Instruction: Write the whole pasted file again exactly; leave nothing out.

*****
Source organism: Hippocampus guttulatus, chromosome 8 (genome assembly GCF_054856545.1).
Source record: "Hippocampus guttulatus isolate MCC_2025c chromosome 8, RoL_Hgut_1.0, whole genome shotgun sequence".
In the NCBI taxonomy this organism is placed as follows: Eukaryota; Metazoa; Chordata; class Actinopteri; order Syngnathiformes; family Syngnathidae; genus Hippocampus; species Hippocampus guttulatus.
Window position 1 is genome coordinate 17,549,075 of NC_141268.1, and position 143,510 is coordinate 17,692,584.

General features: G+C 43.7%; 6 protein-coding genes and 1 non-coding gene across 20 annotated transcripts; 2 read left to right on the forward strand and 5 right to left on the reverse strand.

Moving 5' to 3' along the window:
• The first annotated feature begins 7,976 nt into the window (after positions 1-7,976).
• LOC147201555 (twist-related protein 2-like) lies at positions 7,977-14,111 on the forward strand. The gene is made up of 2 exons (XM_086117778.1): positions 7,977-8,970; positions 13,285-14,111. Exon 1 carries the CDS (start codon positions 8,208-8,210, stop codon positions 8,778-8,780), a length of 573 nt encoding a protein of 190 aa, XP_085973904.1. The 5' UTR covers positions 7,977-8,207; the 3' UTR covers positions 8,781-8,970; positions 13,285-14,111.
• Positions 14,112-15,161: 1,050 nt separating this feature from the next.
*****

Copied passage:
Source organism: Hippocampus guttulatus, chromosome 8 (genome assembly GCF_054856545.1).
Source record: "Hippocampus guttulatus isolate MCC_2025c chromosome 8, RoL_Hgut_1.0, whole genome shotgun sequence".
In the NCBI taxonomy this organism is placed as follows: Eukaryota; Metazoa; Chordata; class Actinopteri; order Syngnathiformes; family Syngnathidae; genus Hippocampus; species Hippocampus guttulatus.
Window position 1 is genome coordinate 17,549,075 of NC_141268.1, and position 143,510 is coordinate 17,692,584.

General features: G+C 43.7%; 6 protein-coding genes and 1 non-coding gene across 20 annotated transcripts; 2 read left to right on the forward strand and 5 right to left on the reverse strand.

Moving 5' to 3' along the window:
• The first annotated feature begins 7,976 nt into the window (after positions 1-7,976).
• LOC147201555 (twist-related protein 2-like) lies at positions 7,977-14,111 on the forward strand. The gene is made up of 2 exons (XM_086117778.1): positions 7,977-8,970; positions 13,285-14,111. Exon 1 carries the CDS (start codon positions 8,208-8,210, stop codon positions 8,778-8,780), a length of 573 nt encoding a protein of 190 aa, XP_085973904.1. The 5' UTR covers positions 7,977-8,207; the 3' UTR covers positions 8,781-8,970; positions 13,285-14,111.
• Positions 14,112-15,161: 1,050 nt separating this feature from the next.